Stratech has been on the watch-list of the Singapore Exchange since June 2013 after racking up three years of consecutive losses.

Remisier Ernest Lim noted in a blog post last week that recent significant contract wins in Dubai and Hong Kong, as well as a positive industry outlook makes it an interesting stock to keep an eye on.

The technology group's iFerret airfield/runway surveillance and foreign object & debris (FOD) detection system is used by some airports as well as at a military air base.

Aviation safety is also increasingly coming under the spotlight in the wake of multiple high-profile aviation incidents last year.

In an earlier report this month, Phillip Securities Research noted the stock value could range up to 6.9 Singapore cents in a high-growth stage. However, analysts have also flagged other risks, such as its status on the Watch List and the fact that its turnaround ultimately hinges on its ability to successfully land new contracts from other airports.

Stratech Group, which has emerged as the newly listed entity following the restructuring of Stratech Systems, is seeking growth in overseas markets such as the US, executive chairman David Chew told BT in a recent interview.

This year, the firm has won a contract for its iFerret and FOD detection system at Hong Kong International Airport as well as a contract to upgrade the iFerret system at Changi Airport.

Hot stock: Stratech keeps climbing on active trading (Biz Times Breaking News, 25 May 15)

STRATECH Group on Monday rose half a cent or 11.6 per cent to S$0.048, on a volume of 56.6 million shares, making it the most active counter on the market.

The stock has been climbing steeply from S$0.015 in early April. Stratech is in the business of technology innovation for government and business clients, including the aerospace sector. Singapore's Changi Airport, for instance, uses its iFerret™ airfield/runway surveillance system.

Last Monday, remisier Ernest Lim said in a blog post: "Since April 10, 2015, Stratech has appreciated around 100 per cent from $0.016 to $0.032 today. Its recent share price performance has been spectacular.

"The recent significant contract wins (in Dubai and Hong Kong), coupled with the positive industry outlook, should make it an interesting stock to keep on the watch-list."

"Stratech's potential turnaround investment thesis revolves mainly around the success and acceptance of its iFerret (technology) by the airports," he said.Mr Lim had written the blog post after an exclusive meeting with David Chew, executive chairman of Stratech. In the blog post, he extolled Stratech systems' use of high resolution intelligent vision over other players which use radar technology that may interfere with the performance of other airport equipment.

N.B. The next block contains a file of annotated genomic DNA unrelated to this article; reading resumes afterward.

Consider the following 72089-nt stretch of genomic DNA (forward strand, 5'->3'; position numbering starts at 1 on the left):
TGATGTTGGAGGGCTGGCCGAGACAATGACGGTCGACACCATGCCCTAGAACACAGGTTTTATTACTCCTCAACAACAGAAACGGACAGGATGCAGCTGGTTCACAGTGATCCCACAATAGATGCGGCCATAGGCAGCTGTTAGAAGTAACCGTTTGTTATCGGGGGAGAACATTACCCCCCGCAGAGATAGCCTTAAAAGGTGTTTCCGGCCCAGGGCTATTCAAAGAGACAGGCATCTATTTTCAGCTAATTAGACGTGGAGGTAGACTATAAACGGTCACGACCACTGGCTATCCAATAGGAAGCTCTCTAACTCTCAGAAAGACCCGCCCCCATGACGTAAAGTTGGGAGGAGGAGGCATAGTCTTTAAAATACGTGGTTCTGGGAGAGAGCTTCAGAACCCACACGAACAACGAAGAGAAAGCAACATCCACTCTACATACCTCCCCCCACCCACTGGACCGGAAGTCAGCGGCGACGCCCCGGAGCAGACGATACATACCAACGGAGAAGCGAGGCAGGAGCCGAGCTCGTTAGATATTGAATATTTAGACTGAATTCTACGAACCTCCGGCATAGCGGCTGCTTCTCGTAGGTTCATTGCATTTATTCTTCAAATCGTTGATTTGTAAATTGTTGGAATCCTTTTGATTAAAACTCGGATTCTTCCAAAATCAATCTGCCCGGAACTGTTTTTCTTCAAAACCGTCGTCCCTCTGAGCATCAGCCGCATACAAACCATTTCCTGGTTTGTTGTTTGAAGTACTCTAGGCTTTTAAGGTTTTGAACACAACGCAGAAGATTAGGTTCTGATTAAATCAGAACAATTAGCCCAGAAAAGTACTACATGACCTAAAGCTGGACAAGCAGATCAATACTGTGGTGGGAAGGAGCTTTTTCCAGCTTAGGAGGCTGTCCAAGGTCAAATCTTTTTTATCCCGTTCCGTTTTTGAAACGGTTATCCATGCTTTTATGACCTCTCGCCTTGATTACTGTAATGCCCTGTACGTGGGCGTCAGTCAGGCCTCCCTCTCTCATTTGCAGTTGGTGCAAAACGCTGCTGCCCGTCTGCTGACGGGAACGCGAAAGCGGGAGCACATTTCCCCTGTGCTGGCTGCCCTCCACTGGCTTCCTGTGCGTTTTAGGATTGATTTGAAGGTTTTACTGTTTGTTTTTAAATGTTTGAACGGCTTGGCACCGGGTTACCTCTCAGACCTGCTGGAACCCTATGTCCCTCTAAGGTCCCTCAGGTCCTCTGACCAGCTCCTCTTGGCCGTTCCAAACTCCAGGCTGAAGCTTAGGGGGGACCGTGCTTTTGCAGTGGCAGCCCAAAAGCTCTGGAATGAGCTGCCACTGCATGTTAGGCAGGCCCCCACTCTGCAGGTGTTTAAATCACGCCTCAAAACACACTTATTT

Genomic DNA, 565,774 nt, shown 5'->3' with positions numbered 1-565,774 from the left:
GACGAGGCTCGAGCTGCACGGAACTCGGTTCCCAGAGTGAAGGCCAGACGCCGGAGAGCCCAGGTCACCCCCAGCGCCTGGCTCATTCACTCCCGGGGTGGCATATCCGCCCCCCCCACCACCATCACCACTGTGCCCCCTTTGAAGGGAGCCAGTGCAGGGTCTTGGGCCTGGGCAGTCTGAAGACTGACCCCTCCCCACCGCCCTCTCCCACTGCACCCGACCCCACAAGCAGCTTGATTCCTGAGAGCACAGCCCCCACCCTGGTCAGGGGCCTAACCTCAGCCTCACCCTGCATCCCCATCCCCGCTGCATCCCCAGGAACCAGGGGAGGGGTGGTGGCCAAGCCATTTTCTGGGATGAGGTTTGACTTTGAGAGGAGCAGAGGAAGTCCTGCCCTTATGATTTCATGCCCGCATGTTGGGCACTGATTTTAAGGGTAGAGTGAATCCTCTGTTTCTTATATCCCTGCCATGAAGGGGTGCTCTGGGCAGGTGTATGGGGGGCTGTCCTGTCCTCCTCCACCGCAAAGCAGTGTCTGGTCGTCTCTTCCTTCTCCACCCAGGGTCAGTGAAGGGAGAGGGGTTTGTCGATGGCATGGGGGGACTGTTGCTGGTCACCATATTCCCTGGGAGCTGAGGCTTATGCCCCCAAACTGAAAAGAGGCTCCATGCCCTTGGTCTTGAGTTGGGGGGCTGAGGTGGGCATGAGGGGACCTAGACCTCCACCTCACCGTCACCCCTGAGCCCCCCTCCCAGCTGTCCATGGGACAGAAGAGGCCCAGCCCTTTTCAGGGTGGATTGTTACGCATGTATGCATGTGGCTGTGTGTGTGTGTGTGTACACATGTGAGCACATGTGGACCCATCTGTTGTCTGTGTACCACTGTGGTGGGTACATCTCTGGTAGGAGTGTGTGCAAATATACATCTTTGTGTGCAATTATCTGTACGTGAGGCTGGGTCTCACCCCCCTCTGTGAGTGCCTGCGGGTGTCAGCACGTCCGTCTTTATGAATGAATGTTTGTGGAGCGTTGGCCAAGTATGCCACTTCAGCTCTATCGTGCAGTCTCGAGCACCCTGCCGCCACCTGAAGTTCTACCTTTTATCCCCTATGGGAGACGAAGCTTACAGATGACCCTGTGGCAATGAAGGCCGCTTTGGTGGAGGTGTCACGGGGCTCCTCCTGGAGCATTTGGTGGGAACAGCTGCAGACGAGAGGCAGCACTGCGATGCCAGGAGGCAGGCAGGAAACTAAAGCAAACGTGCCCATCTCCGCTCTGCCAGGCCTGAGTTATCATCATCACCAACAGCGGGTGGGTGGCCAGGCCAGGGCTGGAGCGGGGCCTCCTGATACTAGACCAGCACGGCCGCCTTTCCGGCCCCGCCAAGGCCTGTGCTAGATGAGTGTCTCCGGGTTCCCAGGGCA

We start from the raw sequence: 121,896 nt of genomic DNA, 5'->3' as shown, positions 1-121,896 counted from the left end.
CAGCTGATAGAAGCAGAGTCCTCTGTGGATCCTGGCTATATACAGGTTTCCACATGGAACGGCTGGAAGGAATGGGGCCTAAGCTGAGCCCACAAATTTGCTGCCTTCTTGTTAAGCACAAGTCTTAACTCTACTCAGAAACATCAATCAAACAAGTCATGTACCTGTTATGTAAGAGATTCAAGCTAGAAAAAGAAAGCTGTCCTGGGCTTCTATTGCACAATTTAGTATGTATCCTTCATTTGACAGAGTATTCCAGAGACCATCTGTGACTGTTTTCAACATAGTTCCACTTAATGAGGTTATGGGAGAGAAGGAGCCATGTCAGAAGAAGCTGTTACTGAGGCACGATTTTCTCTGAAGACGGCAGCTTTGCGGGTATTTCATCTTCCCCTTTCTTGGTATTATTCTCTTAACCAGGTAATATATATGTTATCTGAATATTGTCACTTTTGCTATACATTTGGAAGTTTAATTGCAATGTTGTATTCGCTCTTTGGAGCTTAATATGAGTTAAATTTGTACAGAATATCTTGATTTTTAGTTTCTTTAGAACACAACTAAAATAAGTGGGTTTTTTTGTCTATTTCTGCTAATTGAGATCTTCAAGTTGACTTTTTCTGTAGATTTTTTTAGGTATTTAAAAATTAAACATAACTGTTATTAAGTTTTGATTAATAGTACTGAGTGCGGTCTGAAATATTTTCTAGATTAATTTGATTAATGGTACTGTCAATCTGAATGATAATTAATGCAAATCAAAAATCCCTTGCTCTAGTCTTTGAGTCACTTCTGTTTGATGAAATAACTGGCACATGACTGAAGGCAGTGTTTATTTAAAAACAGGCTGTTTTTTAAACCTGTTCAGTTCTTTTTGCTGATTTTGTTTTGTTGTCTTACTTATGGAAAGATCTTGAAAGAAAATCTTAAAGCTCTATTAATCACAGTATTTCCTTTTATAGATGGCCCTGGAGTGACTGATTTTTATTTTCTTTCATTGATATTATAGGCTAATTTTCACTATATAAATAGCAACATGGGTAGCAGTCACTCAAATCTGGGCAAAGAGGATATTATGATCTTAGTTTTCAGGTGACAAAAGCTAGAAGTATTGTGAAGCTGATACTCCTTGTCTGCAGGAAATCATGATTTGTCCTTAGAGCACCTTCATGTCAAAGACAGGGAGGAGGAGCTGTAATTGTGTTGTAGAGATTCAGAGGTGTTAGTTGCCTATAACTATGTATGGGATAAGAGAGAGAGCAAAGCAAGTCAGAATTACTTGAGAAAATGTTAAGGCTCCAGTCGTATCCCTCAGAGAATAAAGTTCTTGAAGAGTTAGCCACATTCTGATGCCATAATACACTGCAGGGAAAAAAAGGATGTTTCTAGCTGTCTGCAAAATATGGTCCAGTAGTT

That said, the company has been on the Singapore Exchange (SGX) watch-list since June 2013, after recording three straight years of net losses, but Mr Lim believes that "there is a chance that SGX may grant an extension to them pending their discussions with SGX".

Opinion on Savings Bond (Lianhe Zaobao 1 Apr 2015)

Opinion on United Engineer (Lianhe Zaobao 17 Feb 2015)

 

 

Views on the Hong Kong Shanghai stock connect and A share (Lianhe Zaobao 27 Jan 2015)

 

Views on the market (Lianhe Zaobao 19 Jan 2015)

Singapore's Stock Exchange Looks to Make Trading More Attractive for Individuals (Bloomberg 31 Dec 14)
By Jonathan Burgos  Dec 31, 2014 12:46 PM GMT+0800

Link: http://www.bloomberg.com/news/2014-12-31/sgx-turns-to-individuals-as-trading-volume-sinks-southeast-asia.html

Singapore Exchange Ltd. (SGX) is
looking to individual investors to boost Southeast
Asia
’s biggest stock market after trading volume this year
tumbled the most since the 2008 global financial crisis.
The bourse will cut the standard
lot size for equity transactions to 100 shares from 1,000 shares on Jan. 19, a
move that the Society of Remisiers says will make Singapore stocks more
affordable for investors seeking to trade in smaller parcels. The average value